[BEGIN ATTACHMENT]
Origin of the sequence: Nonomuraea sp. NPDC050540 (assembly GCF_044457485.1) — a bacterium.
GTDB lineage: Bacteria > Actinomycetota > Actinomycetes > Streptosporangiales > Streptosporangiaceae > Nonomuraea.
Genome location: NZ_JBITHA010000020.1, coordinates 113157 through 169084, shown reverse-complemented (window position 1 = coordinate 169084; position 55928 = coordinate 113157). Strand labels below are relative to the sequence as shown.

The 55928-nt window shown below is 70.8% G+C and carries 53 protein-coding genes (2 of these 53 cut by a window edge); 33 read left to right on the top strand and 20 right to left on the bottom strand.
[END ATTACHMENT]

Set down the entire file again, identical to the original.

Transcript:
Origin of the sequence: Nonomuraea sp. NPDC050540 (assembly GCF_044457485.1) — a bacterium.
GTDB lineage: Bacteria > Actinomycetota > Actinomycetes > Streptosporangiales > Streptosporangiaceae > Nonomuraea.
Genome location: NZ_JBITHA010000020.1, coordinates 113157 through 169084, shown reverse-complemented (window position 1 = coordinate 169084; position 55928 = coordinate 113157). Strand labels below are relative to the sequence as shown.

The 55928-nt window shown below is 70.8% G+C and carries 53 protein-coding genes (2 of these 53 cut by a window edge); 33 read left to right on the top strand and 20 right to left on the bottom strand.